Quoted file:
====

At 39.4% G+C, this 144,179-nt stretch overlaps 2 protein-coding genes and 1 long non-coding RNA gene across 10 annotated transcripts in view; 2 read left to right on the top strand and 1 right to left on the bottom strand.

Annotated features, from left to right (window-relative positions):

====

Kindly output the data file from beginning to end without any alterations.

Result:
At 39.4% G+C, this 144,179-nt stretch overlaps 2 protein-coding genes and 1 long non-coding RNA gene across 10 annotated transcripts in view; 2 read left to right on the top strand and 1 right to left on the bottom strand.

Annotated features, from left to right (window-relative positions):